By Judy Royal
WILMINGTON, North Carolina (Reuters) - Attorneys began making a case on Monday for why an Army doctor whose conviction for the murders of his pregnant wife and two daughters spawned several books and a television mini-series deserves a new trial 42 years after their deaths.
Jeffrey MacDonald, a former Green Beret whose crime prompted the bestseller "Fatal Vision," is serving three life sentences for the stabbing and clubbing deaths of his family members in their Fort Bragg, North Carolina, apartment in February 1970.
MacDonald, now 68, has long maintained his innocence and blamed a foursome of drug-crazed hippies for killing his wife, Colette, and daughters Kristen and Kimberley, ages 2 and 5. He described one of the intruders as a blonde woman in a floppy hat who he said chanted "acid is groovy; kill the pigs."
Courts have so far upheld his conviction, but MacDonald's lawyers are hoping for a different outcome as they present new evidence uncovered since his 1979 trial at a federal court hearing that could last up to 10 days in Wilmington.
Unlike in previous appeals, the 4th Circuit U.S. Court of Appeals ordered in April 2011 that Senior District Judge James C. Fox must weigh the new evidence in light of all the other evidence previously gathered rather than considering it piecemeal.
The evidence includes a sworn statement by a now deceased former federal marshal alleging that the lead prosecutor in the case intimidated a key witness into changing her testimony, and DNA test results of hair found by the bodies that did not belong to Jeffrey MacDonald or any of his family members.
On Monday, defense attorney Gordon Widenhouse said the claim by former Deputy U.S. Marshal Jim Britt and the unsourced hair samples would "compellingly demonstrate reasonable doubt." If jurors had heard those facts at MacDonald's trial, they never would have convicted him, Widenhouse said.
Prosecutor John Bruce reserved his opening statement for when the prosecution presents its evidence.
MacDonald, gray-haired and shuffling into the courtroom with chains around his ankles, waved to his now-wife Kathryn whom he married while in prison.
Much of the day's testimony came from Wade Smith, a Raleigh attorney who was part of MacDonald's defense team in 1979. Smith testified that Britt came to him out of the blue in 2005 to share information the former marshal said had weighed on him since the trial.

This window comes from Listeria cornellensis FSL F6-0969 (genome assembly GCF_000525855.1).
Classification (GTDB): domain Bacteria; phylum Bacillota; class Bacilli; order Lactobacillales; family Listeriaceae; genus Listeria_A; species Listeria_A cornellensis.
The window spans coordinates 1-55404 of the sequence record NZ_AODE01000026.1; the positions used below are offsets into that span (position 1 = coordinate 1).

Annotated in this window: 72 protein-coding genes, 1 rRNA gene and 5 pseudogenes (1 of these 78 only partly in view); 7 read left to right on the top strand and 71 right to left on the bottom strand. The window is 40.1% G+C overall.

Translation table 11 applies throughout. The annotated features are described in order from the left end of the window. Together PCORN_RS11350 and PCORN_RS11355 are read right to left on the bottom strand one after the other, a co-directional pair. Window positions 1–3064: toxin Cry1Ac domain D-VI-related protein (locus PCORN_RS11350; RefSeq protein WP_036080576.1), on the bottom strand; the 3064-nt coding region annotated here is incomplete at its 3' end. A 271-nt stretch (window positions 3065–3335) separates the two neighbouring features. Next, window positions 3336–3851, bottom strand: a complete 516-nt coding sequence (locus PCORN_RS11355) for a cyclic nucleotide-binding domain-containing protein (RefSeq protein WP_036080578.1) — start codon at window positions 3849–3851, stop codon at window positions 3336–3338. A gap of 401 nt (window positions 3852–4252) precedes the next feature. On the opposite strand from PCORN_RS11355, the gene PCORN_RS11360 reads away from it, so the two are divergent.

Smith said Britt told him that Helena Stoeckley, thought by MacDonald's backers to be the woman in the floppy hat, had admitted to him to being in the MacDonald home on the night of the murders and even described a broken hobby horse she had seen inside.
Smith testified Britt also said he heard prosecutor James Blackburn tell Stoeckley that if she told jurors she was in the family's house on the night of the murders he would charge her with first-degree murder. During the trial, Stoeckley testified that she could not remember what she was doing that night and had no recollection of being in the house.
Under questioning by Bruce, Smith said he never personally heard Stoeckley confess to anything that was useful to the defense or prosecution.
"She was being totally uncooperative in every way," Smith said. "She wasn't giving us anything."
Neither Stoeckley nor Britt is alive to testify at MacDonald's latest hearing, having died in 1983 and 2008, respectively.
Britt's wife at the time of the trial, Mary Britt, testified on Monday that he also told her about Stoeckley's admission to being inside the MacDonald home.
Mary Britt said she remembered her then-husband's response when she asked about the outcome of Stoeckley's testimony. "He said they can't use her testimony because her brain is fried from the use of drugs," she said.
(Additional reporting and writing by Colleen Jenkins; Editing by Vicki Allen and Lisa Shumaker)
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